If people think Super is just a comedy about the guy from “The Office” putting on a suit and fighting crime, they should be warned. Writer/director James Gunn not only wrote Dawn of the Dead and wrote and directed Slither, but he hails from the Troma world, where he wrote Tromeo and Juliet and inspired Terror Firmer.

So as Frank D’Arbo, Rainn Wilson does put on a costume to become The Crimson Bolt, but he beats people violently with a pipe wrench. Comic book store clerk Libby (Ellen Page) joins him, but she’s even more bloodthirsty. So it’s a gorefest. Let’s call it “cautionary.”

Gunn went there in the movie, and he was willing to go there with me in an interview about Super. I tried to keep the spoilers minimal this time, so don’t worry too much about plot details.

Q: Most superhero movies seem to ask: Why don’t people try to stand up to crime? And their answer is because it’s really difficult, but the hero ultimately perseveres. Is your point of view that it’s actually irresponsible to do what Frank does?

James Gunn: I don't know if I’m saying anything. I think this movie’s more about asking questions than giving anybody any answers but that’s definitely one way of looking at it.

Q: That was a question you asked.

JG: Yes, absolutely. I think the question of is Frank insane, is he sane, where’s the morality in this? We see Batman who puts on a cape and cowl and starts beating people up who he thinks are wrong and says that he’s right. We take it for granted that he’s doing the right thing. When we see that really played out, it’s like I don't know, where do you draw those lines? The world isn’t really black and white like that. It’s pretty gray and where do you decide what’s right and what’s wrong and who gets to decide that and why?

Q: Then he gets Libby involved too.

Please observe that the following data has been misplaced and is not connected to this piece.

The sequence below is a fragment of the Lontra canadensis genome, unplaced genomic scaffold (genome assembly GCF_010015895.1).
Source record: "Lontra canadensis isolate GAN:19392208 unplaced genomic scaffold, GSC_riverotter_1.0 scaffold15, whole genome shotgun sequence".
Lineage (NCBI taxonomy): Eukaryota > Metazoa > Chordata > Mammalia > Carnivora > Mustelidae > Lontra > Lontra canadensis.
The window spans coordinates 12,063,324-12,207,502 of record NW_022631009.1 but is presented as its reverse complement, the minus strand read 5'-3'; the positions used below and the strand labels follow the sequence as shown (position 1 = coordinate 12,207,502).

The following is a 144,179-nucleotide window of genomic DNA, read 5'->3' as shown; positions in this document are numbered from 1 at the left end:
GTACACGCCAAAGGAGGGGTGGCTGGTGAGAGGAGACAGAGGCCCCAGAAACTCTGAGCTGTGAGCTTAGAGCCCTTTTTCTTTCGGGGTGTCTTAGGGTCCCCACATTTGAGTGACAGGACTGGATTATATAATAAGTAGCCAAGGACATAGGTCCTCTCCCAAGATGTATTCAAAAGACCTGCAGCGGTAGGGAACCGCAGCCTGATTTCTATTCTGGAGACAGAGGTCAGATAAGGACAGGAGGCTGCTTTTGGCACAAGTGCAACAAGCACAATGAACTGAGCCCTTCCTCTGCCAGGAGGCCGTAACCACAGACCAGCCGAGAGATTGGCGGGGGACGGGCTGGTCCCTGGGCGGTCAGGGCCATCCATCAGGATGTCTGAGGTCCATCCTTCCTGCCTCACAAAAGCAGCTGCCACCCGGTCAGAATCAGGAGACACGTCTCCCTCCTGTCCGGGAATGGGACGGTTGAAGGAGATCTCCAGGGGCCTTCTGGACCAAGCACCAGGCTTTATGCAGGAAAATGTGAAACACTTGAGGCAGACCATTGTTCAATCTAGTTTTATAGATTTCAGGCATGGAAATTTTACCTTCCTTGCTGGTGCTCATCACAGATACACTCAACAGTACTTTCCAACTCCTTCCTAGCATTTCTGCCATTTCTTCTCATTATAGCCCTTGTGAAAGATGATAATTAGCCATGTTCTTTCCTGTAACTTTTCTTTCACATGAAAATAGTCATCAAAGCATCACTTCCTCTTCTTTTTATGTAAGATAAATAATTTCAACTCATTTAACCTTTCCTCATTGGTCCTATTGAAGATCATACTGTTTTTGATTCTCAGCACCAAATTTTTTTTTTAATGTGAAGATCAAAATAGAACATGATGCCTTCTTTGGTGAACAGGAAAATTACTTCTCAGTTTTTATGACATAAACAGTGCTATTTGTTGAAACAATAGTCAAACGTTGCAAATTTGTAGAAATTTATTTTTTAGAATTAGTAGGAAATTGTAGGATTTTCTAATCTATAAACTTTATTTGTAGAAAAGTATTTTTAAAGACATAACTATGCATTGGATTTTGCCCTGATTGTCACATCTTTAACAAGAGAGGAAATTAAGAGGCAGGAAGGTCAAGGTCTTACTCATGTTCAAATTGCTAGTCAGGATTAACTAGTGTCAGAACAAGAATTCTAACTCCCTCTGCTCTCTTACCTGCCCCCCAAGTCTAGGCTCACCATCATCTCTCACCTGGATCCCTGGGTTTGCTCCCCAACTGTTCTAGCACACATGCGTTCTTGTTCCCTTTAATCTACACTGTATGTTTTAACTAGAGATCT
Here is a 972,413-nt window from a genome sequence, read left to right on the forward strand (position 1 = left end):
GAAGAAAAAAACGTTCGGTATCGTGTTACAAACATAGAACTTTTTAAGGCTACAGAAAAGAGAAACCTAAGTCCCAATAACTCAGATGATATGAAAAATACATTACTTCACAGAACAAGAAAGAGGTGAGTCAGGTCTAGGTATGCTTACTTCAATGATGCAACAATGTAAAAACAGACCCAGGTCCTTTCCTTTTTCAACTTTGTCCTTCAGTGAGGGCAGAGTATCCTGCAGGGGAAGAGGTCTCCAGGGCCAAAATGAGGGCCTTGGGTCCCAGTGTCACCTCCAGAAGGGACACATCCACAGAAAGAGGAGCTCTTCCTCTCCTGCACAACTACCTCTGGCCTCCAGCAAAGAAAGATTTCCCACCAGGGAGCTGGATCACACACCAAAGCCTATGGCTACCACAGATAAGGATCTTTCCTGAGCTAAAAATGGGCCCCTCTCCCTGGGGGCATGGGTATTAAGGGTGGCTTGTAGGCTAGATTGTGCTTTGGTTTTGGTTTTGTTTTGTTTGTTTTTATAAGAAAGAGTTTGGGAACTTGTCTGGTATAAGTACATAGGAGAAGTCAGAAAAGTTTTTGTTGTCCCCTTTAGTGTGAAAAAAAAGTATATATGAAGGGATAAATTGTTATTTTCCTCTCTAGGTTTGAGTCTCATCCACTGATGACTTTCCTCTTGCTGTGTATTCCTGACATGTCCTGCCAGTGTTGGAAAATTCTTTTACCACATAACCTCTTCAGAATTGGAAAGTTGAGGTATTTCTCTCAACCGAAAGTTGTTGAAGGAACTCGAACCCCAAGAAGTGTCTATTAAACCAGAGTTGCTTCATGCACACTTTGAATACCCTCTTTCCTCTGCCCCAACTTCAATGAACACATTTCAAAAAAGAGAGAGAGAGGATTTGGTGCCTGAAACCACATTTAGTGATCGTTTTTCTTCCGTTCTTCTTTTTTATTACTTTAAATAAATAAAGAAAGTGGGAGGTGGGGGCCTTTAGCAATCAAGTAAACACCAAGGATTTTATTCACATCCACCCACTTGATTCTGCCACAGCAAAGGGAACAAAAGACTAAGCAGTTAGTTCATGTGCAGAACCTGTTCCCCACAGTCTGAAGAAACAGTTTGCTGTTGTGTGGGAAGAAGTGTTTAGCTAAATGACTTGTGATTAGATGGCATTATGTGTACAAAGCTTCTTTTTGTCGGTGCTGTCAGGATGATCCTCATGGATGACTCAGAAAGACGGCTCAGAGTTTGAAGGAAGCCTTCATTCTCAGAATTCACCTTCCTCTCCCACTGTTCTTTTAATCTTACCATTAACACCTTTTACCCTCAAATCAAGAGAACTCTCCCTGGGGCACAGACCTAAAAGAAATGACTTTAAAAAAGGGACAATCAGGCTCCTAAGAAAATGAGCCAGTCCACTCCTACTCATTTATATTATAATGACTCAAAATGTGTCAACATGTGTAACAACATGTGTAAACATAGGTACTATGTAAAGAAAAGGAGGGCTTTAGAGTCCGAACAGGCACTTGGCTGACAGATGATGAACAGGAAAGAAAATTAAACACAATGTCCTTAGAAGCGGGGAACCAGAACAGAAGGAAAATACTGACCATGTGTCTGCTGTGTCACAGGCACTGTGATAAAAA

JG: She pretty much gets herself involved though. That’s the thing. She ups Frank’s ante. She’s crazy as hell. As much as we think Frank has some issues, I think Frank does have some moral beliefs about what’s right and wrong. Libby I think really is in it truly for the violence so it’s kind of fun to see them playing together in their own little weird crazy minefield.

Q: With Crimson Bolt, is the costume irrelevant? Isn’t it just the crazy running around with a wrench that’s scary?

JG: Well, I think in our story in some ways, Super is only a superhero movie because the guy puts on a costume. Other than that, it’s really just the story about this guy and his journey. So yeah, in that way the costume is sort of irrelevant but I think it’s very relevant to Frank because I think that within that costume, he finds the freedom to act out in a way that he’s afraid to when people can see his face. He’s not a very free guy and when he puts on that costume, he’s able to be who he really is a little bit more.

Q: I meant the criminals just see a guy coming at them with a wrench.

JG: Yeah, I think in some ways they’re probably laughing at first when he has a superhero costume on. The costume was a hard thing to get right because we needed to find the right tone for the costume in the film so it was a lot of work actually.

Q: Were there other blueprints that didn’t make it?

JG: Yeah, there were. The costume designer, Mary Matthews, drew a whole bunch of different version of The Crimson Bolt’s costume and I kept being like, “No, no, no, no, no.” Then finally I drew it to show her what I wanted it to look like and that’s basically what the costume is.